CHAOSS Data Policies

Last updated: August 2021

Community Data Policy

As an open source community, we detail here our approach to providing privacy and managing personal identifiable data.

  1. CHAOSS is an open source project and your messages sent to the community are often visible to all and archived long-term, including the git log, issues, pull-requests, Google docs, meeting recordings, Slack, and mailing lists.
  2. Project contributors may be recognized publicly through the creation of contributor lists, referenced in publications, and mentioned in social media.
  3. Data collected through submission forms will be used solely for the purpose stated on the form. Examples include conference registrations, D&I Badging, and community report requests.
  4. We analyze data about the CHAOSS community, for example on the community dashboard which is hosted and provided by Bitergia. Bitergia does not use or analyze the community data for any purposes other than provide the dashboard.
  5. You may get messages about CHAOSS on a variety of different channels, including notifications on GitHub, Google docs, email list messages, and conference communications. We do not have a central system for opting out of communications, so we ask you to please configure each of the sources of messages to only send you notifications you want to receive. See the Participate page for overview of communication channels.
  6. All documented communication in the CHAOSS Project is licensed under the MIT License.

Some of CHAOSS’s activities, such as our mailing lists, make use of infrastructure provided by the Linux Foundation or other third party service providers such as GitHub, Google, and Bitergia. For those activities, please consult the privacy policy of the Linux Foundation or of those third parties, as applicable. The Community Data Policy stated in this document describes the intentions for how the CHAOSS community participants intend to handle personal identifiable data for operations managed by the community participants themselves.

Personally Identifiable Information (PII) Handling

As an open source community, we detail here our approach to how we handle PII data that we may collect as the result of various CHAOSS initiatives.

  1. PII that in our community data is part of our public history and will not be removed, anonymized, or redacted to preserve the authenticity of our community data. Much of the CHAOSS community data that is publicly available exists in our GitHub work, Google docs, and email list messages. This community data, as mentioned, is freely available and licensed under the MIT License.
  2. PII data that is not publicly available (e.g., conference registration data, community health report data) is inline with NIST’s low impact level:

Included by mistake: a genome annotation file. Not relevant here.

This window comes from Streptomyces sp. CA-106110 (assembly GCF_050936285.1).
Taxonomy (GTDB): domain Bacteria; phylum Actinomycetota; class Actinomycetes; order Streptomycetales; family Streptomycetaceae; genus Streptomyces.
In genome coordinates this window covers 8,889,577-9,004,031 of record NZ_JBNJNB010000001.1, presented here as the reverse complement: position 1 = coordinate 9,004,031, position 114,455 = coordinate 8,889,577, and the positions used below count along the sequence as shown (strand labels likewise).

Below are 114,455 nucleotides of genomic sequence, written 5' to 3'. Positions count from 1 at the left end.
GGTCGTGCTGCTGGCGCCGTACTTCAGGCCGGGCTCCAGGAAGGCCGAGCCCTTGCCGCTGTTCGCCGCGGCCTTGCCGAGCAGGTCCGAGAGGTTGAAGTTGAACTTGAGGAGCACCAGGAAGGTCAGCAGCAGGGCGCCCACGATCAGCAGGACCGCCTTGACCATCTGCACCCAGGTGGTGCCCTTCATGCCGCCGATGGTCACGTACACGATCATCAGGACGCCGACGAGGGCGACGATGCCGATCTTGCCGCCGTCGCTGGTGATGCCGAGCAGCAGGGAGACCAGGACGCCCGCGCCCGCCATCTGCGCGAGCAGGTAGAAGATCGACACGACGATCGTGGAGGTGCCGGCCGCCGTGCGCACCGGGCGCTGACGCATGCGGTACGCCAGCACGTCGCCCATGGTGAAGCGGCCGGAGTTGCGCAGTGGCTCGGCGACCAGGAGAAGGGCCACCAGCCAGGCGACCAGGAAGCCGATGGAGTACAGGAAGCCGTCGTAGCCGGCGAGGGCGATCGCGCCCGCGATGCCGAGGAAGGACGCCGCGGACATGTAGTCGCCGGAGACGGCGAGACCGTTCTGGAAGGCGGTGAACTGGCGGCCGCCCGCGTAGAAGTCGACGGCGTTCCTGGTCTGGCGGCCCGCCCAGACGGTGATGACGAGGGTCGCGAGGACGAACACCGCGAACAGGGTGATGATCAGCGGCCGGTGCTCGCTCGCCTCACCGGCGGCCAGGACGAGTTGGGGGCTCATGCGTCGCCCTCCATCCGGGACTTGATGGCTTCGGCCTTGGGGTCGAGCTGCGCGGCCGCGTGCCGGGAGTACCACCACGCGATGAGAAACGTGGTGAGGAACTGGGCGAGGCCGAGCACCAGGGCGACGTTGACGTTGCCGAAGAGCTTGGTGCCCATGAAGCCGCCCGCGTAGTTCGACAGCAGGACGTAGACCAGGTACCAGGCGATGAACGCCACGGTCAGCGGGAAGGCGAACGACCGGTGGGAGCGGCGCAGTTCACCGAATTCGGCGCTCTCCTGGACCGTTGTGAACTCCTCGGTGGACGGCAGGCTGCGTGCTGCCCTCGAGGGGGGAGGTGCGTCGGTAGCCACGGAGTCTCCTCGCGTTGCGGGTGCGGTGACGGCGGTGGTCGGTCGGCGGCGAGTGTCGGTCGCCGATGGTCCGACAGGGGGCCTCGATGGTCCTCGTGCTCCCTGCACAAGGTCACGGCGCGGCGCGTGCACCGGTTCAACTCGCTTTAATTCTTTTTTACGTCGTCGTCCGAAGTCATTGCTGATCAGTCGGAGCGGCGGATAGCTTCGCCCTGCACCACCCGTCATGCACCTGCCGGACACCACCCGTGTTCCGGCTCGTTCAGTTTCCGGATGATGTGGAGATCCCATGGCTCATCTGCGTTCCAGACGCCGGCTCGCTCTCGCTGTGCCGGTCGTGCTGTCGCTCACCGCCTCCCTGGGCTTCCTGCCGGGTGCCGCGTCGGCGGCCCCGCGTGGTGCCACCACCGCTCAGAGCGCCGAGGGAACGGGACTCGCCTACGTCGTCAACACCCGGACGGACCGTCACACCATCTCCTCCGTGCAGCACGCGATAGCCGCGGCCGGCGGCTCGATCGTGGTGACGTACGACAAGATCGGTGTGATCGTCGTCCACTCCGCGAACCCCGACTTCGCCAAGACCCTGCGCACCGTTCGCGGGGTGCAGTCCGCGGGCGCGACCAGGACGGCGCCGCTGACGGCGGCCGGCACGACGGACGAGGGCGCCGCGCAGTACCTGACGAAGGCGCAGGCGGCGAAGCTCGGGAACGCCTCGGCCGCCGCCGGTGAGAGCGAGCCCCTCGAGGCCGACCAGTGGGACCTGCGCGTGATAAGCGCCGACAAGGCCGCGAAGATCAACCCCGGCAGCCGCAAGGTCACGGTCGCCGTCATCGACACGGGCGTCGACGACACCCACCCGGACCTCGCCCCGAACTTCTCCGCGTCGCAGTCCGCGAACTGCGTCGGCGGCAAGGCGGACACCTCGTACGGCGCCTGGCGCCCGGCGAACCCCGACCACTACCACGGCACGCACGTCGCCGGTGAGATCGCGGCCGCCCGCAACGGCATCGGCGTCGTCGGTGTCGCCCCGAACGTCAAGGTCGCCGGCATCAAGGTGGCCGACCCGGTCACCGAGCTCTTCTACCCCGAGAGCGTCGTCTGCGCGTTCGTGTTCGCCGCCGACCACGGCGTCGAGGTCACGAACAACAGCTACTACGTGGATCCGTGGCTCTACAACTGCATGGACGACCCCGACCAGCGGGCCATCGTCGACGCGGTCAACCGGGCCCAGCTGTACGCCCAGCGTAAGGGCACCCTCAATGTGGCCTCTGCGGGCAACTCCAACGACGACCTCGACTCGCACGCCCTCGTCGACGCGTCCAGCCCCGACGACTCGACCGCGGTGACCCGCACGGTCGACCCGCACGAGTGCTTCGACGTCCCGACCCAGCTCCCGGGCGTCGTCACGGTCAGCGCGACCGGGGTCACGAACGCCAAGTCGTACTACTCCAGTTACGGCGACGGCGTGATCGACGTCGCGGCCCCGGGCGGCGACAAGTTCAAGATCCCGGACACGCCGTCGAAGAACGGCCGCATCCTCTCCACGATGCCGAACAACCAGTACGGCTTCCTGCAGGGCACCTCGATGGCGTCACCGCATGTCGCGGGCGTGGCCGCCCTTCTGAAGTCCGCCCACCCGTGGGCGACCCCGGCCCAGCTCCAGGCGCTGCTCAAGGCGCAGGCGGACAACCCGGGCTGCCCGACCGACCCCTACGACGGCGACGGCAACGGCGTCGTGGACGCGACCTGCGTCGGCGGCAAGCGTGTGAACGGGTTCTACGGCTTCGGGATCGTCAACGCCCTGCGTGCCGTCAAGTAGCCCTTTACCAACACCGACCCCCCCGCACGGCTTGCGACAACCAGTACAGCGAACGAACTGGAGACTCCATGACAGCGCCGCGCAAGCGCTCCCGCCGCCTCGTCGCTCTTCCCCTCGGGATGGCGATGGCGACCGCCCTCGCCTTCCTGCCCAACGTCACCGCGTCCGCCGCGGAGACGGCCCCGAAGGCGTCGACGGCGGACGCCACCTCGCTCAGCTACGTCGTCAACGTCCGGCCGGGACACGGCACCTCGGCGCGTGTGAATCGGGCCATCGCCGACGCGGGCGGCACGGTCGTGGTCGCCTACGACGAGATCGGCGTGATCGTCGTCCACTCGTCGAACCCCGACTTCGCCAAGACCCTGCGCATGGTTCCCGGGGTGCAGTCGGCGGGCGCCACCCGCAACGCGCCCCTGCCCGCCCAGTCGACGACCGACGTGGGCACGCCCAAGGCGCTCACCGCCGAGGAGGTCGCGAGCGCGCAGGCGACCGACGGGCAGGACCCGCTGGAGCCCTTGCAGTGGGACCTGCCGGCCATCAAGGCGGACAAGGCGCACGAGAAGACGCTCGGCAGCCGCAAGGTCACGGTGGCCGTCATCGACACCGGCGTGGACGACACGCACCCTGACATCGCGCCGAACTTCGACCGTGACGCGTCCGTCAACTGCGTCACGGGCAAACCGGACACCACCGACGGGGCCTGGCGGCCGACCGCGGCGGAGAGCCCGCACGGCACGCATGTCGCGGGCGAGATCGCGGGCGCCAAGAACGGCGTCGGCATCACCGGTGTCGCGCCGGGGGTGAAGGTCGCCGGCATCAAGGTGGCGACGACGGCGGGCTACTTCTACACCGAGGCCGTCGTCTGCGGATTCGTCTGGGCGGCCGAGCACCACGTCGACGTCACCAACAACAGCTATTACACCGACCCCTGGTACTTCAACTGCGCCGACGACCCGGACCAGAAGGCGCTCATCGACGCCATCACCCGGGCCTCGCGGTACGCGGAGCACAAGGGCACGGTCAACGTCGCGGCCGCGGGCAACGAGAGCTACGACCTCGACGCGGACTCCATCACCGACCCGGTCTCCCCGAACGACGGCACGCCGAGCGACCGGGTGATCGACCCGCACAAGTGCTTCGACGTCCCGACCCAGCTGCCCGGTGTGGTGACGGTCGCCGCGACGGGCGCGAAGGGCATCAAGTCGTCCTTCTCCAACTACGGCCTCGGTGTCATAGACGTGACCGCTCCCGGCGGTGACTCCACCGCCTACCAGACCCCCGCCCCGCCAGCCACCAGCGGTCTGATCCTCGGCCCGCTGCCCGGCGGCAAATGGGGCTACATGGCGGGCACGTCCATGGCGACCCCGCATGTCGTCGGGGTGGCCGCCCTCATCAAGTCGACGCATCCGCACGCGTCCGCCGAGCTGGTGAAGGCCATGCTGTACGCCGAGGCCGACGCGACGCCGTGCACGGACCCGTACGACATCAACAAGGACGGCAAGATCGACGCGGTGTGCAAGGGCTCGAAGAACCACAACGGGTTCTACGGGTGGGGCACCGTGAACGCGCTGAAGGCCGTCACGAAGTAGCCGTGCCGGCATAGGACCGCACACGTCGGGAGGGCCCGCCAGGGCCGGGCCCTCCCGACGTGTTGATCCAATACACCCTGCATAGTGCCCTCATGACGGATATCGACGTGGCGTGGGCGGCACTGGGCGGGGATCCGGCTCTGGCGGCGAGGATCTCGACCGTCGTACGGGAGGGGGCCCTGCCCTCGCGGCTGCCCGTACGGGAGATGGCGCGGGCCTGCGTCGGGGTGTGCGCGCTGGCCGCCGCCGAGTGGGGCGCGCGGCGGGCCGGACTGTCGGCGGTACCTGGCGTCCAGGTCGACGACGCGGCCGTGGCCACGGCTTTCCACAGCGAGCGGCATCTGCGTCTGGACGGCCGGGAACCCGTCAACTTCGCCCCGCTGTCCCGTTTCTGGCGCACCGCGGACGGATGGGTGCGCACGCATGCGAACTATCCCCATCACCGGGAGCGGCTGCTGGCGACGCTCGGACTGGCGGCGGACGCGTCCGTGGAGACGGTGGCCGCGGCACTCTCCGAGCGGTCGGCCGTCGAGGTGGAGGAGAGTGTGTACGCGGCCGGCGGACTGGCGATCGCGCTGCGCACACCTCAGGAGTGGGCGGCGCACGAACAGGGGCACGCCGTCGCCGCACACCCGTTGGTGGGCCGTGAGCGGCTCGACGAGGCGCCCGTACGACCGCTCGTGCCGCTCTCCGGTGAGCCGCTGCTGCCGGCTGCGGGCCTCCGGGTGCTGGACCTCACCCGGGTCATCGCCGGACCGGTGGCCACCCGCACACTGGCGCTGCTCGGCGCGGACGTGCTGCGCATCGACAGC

1. “The potential impact is LOW if the loss of confidentiality, integrity, or availability could be expected to have a limited adverse effect on organizational operations, organizational assets, or individuals. A limited adverse effect means that, for example, the loss of confidentiality, integrity, or availability might (i) cause a degradation in mission capability to an extent and duration that the organization is able to perform its primary functions, but the effectiveness of the functions is noticeably reduced; (ii) result in minor damage to organizational assets; (iii) result in minor financial loss; or (iv) result in minor harm to individuals.” From:
    2. In response, the CHAOSS project provides operational safeguards to protect non-public PII, such that this information is:
      1. Only available to specific team members. For example, only CHAOSS conference committee members are able to see private data collected via conference registrations;
      2. Stored in secured locations;
      3. Deleted within two months after the reason for collecting the data ceased to exist.
    3. Incidences concerning private information can be reported to Elizabeth Barron, CHAOSS Community Manager:
  3. All CHAOSS community members who have access to PII are made aware of these procedures.


The CHAOSS Project is a Linux Foundation Project and subject to laws in the USA and California. Data is stored, to our best ability, in the USA.

You may be subject to laws that give you rights to your own data. As an open source project, you provided your data with the understanding that your data will be public and archived for the long-term. There may be other systems where we could have your data (e.g., from conference registrations) and we are happy to remove you there, please let us know.

Metrics and Software Policy

The CHAOSS project produces metrics and software with the aim of helping people and organizations gain a better understanding of the health of open source projects. This aim is articulated in the CHAOSS Project Charter and the About CHAOSS page. The metrics and software produced in the CHAOSS project are intended to help improve how we understand open source projects.

All work on metrics and software is done in the open, primarily on GitHub, via mailing lists, and through in-person meetings. This work is subject to the aforementioned Community Data Policy. The use of metrics and software by specific companies, projects, or organizations is subject to the policies of their respective settings. The CHAOSS project is not responsible for the use of the metrics or software in these specific settings.

All CHAOSS-related documentation associated with the development of metrics and software is under the MIT License. CHAOSS software is under the respective licenses:

For questions about our data, metrics, and software policies and to make requests to be anonymized or removed from our data, please email Elizabeth Barron, CHAOSS Community Manager, at

Comments and suggestions on this page can be made here: